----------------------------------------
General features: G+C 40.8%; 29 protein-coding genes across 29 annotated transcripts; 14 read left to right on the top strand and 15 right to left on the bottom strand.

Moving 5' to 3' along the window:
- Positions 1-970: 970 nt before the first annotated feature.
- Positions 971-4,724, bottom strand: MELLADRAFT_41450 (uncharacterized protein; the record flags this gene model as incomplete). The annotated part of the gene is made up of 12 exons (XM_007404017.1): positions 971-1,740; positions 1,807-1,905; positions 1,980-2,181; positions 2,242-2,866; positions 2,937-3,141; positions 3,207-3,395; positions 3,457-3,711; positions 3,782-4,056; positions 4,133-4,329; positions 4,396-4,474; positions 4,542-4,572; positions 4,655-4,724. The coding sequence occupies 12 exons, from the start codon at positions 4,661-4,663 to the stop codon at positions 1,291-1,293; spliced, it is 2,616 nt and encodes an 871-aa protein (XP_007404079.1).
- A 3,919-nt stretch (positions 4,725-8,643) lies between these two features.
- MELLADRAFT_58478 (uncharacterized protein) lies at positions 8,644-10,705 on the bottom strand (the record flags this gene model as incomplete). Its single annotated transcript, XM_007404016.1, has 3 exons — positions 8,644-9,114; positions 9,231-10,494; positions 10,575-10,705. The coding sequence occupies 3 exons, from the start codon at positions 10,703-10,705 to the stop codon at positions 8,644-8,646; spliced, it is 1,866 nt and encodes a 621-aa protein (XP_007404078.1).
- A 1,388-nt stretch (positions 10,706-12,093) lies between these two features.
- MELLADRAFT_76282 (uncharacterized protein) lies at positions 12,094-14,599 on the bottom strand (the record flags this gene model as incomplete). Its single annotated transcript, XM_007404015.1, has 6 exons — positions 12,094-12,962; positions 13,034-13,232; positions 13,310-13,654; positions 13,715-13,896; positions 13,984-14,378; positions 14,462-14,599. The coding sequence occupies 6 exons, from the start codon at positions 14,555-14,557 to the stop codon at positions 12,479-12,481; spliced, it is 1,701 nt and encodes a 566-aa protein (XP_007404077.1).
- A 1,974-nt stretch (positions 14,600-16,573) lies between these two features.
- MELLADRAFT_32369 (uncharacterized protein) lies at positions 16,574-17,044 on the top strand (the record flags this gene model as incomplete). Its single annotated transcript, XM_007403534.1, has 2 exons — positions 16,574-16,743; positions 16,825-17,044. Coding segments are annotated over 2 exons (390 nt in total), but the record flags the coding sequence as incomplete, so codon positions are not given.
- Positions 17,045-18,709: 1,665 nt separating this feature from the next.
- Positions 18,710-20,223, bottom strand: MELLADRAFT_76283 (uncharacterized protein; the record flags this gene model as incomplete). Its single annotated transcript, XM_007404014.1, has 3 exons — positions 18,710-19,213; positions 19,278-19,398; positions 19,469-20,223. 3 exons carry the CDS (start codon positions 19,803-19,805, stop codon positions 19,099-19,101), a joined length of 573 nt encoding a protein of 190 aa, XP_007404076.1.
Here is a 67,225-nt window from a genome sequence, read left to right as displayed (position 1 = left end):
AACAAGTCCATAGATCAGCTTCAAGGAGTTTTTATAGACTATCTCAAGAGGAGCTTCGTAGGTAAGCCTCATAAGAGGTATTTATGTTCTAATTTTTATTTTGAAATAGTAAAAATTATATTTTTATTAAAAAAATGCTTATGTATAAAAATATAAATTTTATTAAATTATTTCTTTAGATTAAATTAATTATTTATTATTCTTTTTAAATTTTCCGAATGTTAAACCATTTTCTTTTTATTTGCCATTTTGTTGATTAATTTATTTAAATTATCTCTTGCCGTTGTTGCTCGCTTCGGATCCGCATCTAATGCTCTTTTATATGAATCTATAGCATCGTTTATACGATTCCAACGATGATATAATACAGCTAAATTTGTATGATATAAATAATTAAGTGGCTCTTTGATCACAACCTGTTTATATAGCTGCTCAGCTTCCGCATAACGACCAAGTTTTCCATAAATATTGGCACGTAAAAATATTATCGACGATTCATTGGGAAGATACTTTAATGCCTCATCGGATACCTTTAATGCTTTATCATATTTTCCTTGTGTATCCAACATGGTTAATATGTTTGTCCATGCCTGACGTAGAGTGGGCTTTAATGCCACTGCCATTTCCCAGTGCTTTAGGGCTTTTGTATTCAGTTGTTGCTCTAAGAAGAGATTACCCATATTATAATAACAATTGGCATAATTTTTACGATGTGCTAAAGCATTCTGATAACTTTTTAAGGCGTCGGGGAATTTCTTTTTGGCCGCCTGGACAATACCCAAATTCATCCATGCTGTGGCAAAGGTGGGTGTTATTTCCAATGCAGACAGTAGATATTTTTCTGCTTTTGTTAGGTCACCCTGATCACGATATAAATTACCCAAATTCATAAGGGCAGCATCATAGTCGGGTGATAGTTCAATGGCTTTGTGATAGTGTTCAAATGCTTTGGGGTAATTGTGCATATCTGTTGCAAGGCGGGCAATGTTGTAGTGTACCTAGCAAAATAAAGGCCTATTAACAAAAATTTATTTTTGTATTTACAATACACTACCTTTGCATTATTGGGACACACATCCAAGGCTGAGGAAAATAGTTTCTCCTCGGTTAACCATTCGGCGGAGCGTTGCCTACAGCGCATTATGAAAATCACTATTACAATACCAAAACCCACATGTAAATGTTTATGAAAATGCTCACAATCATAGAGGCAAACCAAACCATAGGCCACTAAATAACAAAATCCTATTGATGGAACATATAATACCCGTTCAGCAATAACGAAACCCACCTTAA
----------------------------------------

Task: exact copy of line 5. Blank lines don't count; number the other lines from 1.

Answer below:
- A 3,919-nt stretch (positions 4,725-8,643) lies between these two features.